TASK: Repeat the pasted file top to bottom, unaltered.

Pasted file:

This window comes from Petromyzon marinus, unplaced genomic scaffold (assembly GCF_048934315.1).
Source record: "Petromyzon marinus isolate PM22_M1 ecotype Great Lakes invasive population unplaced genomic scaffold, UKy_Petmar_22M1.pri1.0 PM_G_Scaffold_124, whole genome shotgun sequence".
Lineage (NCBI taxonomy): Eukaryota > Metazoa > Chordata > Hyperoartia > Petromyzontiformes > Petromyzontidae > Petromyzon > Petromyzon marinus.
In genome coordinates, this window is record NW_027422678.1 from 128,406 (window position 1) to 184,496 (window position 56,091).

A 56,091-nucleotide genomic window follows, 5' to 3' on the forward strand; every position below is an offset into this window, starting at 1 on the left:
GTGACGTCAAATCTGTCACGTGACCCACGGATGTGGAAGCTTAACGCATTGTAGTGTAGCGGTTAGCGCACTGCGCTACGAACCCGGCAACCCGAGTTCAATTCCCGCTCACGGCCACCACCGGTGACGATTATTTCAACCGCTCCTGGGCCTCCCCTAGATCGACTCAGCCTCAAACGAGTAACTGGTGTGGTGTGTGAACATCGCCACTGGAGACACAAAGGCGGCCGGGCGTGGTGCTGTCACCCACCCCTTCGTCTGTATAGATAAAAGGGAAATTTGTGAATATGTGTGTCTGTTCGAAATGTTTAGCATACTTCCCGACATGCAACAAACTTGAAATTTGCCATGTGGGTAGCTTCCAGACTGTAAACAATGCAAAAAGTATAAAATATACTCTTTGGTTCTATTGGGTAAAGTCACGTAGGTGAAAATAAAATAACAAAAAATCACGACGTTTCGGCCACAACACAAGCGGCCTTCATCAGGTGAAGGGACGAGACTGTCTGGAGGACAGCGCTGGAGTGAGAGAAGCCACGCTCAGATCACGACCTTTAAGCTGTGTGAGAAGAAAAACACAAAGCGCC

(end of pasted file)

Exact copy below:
This window comes from Petromyzon marinus, unplaced genomic scaffold (assembly GCF_048934315.1).
Source record: "Petromyzon marinus isolate PM22_M1 ecotype Great Lakes invasive population unplaced genomic scaffold, UKy_Petmar_22M1.pri1.0 PM_G_Scaffold_124, whole genome shotgun sequence".
Lineage (NCBI taxonomy): Eukaryota > Metazoa > Chordata > Hyperoartia > Petromyzontiformes > Petromyzontidae > Petromyzon > Petromyzon marinus.
In genome coordinates, this window is record NW_027422678.1 from 128,406 (window position 1) to 184,496 (window position 56,091).

A 56,091-nucleotide genomic window follows, 5' to 3' on the forward strand; every position below is an offset into this window, starting at 1 on the left:
GTGACGTCAAATCTGTCACGTGACCCACGGATGTGGAAGCTTAACGCATTGTAGTGTAGCGGTTAGCGCACTGCGCTACGAACCCGGCAACCCGAGTTCAATTCCCGCTCACGGCCACCACCGGTGACGATTATTTCAACCGCTCCTGGGCCTCCCCTAGATCGACTCAGCCTCAAACGAGTAACTGGTGTGGTGTGTGAACATCGCCACTGGAGACACAAAGGCGGCCGGGCGTGGTGCTGTCACCCACCCCTTCGTCTGTATAGATAAAAGGGAAATTTGTGAATATGTGTGTCTGTTCGAAATGTTTAGCATACTTCCCGACATGCAACAAACTTGAAATTTGCCATGTGGGTAGCTTCCAGACTGTAAACAATGCAAAAAGTATAAAATATACTCTTTGGTTCTATTGGGTAAAGTCACGTAGGTGAAAATAAAATAACAAAAAATCACGACGTTTCGGCCACAACACAAGCGGCCTTCATCAGGTGAAGGGACGAGACTGTCTGGAGGACAGCGCTGGAGTGAGAGAAGCCACGCTCAGATCACGACCTTTAAGCTGTGTGAGAAGAAAAACACAAAGCGCC